Friday, June 5, 2015

Reviewing the 2015 UK General Election

The general election in the United Kingdom wrapped up early last month with Prime Minister David Cameron being selected for another term and the Conservative Party earning a majority in the Commons with 331 total seats. This was a shock to many political pundits and analysts, but more relevant to the context of this blog, much can be said about the continuing development and implementation of electronic voting technology in the 2015 UK election.

Leading up to the general election, there was much discussion about the future of elections in the United Kingdom particularly in terms of the adoption of electronic voter registration, electronic voting and even Internet voting. This continues to spark an ongoing debate about modernizing the democracy and bringing it up to the 21st century. It has been said that the more widespread use of technology in the democratic process would encourage greater citizen participation, particularly among the younger demographic. Recommendations have included the implementation of a two-step verification process for voter authentication and the creation of a central voting website.

But these are looking ahead to the future with an optimistic outlook of implementation in time for the 2020 General Election. What actually happened with the 2015 General Election? The United Kingdom has made significant strides, particularly when it came to an online system for voter registration. A last-minute rush saw nearly 470,000 people register online in just a 24 hour period, breaking the all-time record.

Despite progress in enabling the people of the United Kingdom to add their names to the official voter roll via the Internet, such progress was not witnessed to the same extent in other areas of modernizing the British election.

For Britons who are currently living abroad, the process for casting a ballot is frustrating and time-intensive. It takes so long, in fact, that many such individuals could not participate in the 2015 General Election because their postal ballots did not arrive in time. This is despite registering as much as two months in advance for individuals living as nearby as the Czech Republic or Spain. “Large number of citizens abroad,” said expat voting rights blogger Brian Cave, “have not received any ballot papers for the election.”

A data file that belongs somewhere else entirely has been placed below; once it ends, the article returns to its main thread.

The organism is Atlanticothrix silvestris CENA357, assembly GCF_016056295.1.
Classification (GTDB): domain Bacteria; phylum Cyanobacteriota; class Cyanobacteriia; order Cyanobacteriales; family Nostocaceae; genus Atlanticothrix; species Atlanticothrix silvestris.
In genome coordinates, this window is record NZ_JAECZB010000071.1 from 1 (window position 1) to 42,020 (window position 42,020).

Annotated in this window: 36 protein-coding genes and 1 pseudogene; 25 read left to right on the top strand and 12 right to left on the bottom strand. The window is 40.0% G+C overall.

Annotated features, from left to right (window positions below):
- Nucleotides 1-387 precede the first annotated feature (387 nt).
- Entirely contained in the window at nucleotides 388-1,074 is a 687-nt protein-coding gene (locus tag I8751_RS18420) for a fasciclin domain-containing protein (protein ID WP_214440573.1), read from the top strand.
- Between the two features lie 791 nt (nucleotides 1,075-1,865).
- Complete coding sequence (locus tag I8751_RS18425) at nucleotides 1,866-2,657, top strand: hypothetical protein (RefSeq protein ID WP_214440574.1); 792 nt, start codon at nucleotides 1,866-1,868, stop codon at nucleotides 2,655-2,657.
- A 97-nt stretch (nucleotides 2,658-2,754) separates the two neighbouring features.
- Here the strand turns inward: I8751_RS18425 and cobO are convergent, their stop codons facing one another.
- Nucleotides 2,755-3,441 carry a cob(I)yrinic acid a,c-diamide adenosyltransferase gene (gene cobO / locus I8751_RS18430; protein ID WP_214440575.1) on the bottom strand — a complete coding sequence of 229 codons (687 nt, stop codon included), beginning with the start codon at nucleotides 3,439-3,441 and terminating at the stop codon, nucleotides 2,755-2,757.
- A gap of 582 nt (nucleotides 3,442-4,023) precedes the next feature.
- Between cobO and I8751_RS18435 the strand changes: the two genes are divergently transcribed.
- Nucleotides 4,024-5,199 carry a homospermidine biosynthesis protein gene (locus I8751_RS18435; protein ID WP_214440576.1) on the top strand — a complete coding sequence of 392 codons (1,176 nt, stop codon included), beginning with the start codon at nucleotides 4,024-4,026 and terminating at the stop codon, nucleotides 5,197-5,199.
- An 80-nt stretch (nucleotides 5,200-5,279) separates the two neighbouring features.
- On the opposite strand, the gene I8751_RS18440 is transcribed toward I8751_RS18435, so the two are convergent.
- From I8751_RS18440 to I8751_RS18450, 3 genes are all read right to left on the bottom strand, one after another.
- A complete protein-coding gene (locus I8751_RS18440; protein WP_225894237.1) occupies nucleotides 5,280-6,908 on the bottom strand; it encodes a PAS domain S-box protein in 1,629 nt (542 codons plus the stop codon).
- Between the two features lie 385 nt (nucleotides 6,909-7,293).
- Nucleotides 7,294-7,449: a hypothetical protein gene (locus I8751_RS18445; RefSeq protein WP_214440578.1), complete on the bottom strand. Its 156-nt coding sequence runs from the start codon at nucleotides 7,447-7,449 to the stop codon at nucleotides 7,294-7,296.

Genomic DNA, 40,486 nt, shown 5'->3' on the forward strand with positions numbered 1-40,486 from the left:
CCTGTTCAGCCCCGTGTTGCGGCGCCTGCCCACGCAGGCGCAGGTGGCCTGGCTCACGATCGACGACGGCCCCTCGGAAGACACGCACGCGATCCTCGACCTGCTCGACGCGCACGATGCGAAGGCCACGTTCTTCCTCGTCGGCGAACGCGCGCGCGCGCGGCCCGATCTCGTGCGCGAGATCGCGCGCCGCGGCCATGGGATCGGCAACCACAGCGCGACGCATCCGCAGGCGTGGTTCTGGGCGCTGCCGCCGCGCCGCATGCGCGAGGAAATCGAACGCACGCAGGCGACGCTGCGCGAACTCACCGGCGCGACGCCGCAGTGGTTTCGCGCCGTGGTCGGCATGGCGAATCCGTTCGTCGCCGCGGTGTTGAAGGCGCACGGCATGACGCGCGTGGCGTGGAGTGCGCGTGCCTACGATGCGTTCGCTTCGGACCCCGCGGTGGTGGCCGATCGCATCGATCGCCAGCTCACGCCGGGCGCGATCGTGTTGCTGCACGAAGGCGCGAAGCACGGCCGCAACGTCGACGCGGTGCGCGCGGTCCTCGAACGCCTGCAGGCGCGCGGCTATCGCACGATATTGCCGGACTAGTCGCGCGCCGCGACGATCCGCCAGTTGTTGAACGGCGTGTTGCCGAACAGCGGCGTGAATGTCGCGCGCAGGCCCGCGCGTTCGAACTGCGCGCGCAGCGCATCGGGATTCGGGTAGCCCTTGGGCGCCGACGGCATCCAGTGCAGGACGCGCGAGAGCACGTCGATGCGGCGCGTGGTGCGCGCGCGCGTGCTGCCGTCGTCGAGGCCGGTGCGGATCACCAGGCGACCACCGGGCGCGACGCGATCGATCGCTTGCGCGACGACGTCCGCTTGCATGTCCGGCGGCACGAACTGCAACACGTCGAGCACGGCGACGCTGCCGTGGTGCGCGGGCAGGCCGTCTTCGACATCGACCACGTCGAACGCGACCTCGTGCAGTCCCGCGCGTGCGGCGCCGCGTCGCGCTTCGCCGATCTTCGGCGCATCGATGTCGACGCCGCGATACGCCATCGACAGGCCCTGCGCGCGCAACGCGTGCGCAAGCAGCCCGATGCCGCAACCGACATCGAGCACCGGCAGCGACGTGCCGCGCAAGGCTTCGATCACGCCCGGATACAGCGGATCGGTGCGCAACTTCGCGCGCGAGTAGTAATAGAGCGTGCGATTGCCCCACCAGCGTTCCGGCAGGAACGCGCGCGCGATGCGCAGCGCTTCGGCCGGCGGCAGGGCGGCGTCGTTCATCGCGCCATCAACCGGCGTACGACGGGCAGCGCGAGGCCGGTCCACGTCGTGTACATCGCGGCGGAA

A secure online voting system with proper voter authentication could have overcome this major problem.

Even when voting in person, the UK electoral infrastructure faced significant challenges. Some polling stations had to turn away many voters who indeed had their polling cards but were not showing up in the electoral roll due to IT glitches. The voting systems need to have the proper audits and checks in place so that such errors simply do not occur. An electronic polling station connected to the central database could have rectified such issues.

Another fatal flaw of traditional paper ballot-based voting is the increased likelihood for spoilt ballots. This was precisely the case in the recent UK elections as an estimated 27,500 ballots were rejected, mostly because these voters ticked more than one candidate. Because of the secret ballot, the voters whose ballots were rejected were never informed that their vote would not count. This “voter confusion” could be avoided with a well-designed direct-recording electronic voting machine, as the software would be configured to accept only the correct number of inputs from the voter.

Looking ahead to the next General Election in a few years, the electoral officials in the United Kingdom still have a lot of work to do. Thankfully, they have some time to work out these problems and to start developing and implementing better, more modern solutions for casting a ballot. Internet voting, which 63% of those polled by YouGov stated would boost voter turnout, should be seriously considered. The UK would also benefit from better systems for the electoral roll, as well as the move toward offering direct-recording electronic voting machines in lieu of paper ballots. Democracy can only work when the infrastructure is working at its best.